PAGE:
I think banks have the right to say they don't want you to take guns into them. And to call the police if you do.

18. Jul 8, 2007

### turbo

No, I worked for an established auctioneer, getting an on-line sales presence established. He had a firearms division that was struggling, and the person heading it up was quitting (no great loss) and he and the GM forced me to take that high-stress job "temporarily" while they searched for a permanent replacement. During my tenure of five years, the division's gross revenues went from about $4M/year to over$15M/year. Obviously, I gave them little incentive to replace me, and was stuck with that position until a dispute about my compensation and accommodation for my medical disability became an issue and we parted ways.

Anyway, the fun part of the job was dealing with high-end collectors and expert consultants and learning from them. If you ever watch the Antiques Roadshow and see the various military-collectible consultants appraising guns, swords, flags, military documents, powder horns, etc, those are the guys I worked with routinely. If I was offered an item for auction and was not sufficiently familiar with it, I would just call one or two of these guys (and gals, in the case of CSA flags) and pick their brains. Many of these people "wrote the book" on their specialties (sometimes many books) and if you go to a Barnes and Noble, you'll find them well-represented. Sometimes, they were intimately familiar with the particular item in question and occasionally, the item in question was fake, and they would tell me how to detect the signs of the fakery. After all, there are not too many battle-captured Confederate flags in private hands, nor that many Custer artifacts, etc, and the motivation to take some old relatively worthless cloth and fashion a "Confederate" flag with unit markings (perhaps salable for \$150,000or more if real) is VERY high.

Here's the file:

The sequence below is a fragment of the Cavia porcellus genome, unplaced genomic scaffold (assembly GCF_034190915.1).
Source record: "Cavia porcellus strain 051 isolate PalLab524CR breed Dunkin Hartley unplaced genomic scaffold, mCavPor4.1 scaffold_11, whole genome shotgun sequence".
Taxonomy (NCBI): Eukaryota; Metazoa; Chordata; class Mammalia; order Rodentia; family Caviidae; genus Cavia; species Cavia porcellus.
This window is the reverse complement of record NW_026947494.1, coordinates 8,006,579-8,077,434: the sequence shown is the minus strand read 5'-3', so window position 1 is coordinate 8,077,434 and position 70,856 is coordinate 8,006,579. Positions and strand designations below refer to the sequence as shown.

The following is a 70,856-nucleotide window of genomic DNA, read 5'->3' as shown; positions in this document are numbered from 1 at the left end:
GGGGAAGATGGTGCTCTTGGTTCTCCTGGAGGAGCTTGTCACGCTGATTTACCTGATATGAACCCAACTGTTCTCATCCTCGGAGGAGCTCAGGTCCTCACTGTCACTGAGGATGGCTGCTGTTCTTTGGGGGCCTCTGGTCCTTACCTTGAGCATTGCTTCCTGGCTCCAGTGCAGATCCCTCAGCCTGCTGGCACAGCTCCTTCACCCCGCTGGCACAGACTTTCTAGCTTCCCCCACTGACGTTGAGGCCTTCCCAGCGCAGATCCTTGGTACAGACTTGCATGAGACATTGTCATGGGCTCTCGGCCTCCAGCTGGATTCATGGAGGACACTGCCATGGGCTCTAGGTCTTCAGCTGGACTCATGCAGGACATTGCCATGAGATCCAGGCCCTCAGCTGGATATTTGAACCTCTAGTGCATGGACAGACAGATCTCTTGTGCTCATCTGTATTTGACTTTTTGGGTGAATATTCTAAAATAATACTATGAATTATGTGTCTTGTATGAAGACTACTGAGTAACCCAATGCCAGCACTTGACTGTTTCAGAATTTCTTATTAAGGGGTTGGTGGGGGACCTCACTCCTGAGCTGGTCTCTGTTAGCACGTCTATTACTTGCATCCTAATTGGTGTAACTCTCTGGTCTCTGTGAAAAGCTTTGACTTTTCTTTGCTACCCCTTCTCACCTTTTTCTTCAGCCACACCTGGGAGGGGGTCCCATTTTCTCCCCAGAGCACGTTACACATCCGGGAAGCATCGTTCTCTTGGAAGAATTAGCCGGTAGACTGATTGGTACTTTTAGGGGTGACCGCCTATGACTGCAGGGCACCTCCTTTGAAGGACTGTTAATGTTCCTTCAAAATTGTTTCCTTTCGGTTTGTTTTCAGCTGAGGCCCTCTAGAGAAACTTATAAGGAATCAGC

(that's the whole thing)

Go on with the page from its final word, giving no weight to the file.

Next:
Last edited: Jul 8, 2007
19. Jul 11, 2007

### Just some guy

You'd think that maybe, just maybe it would have been a sensible idea for the guy to change belts or not wear one at all before walking into the bank :/

Then again maybe not, it makes a great story for him to tell :p:

20. Jul 11, 2007

### turbo

Most belt-buckles that are shaped like guns are really tiny, because (let's face it) nobody would wear a belt buckle as large as a Colt Single-Action Army or a Model 1911 or any of the modern revolvers meant to chamber the .357 mag, etc. These guns can really fill your hand, and could not be mistaken for a belt-buckle replica by anybody who has ever seen them. Maybe the guy should have waited outside, knowing that ignorance and over-reaction could ensue, but he probably never gave it a second thought.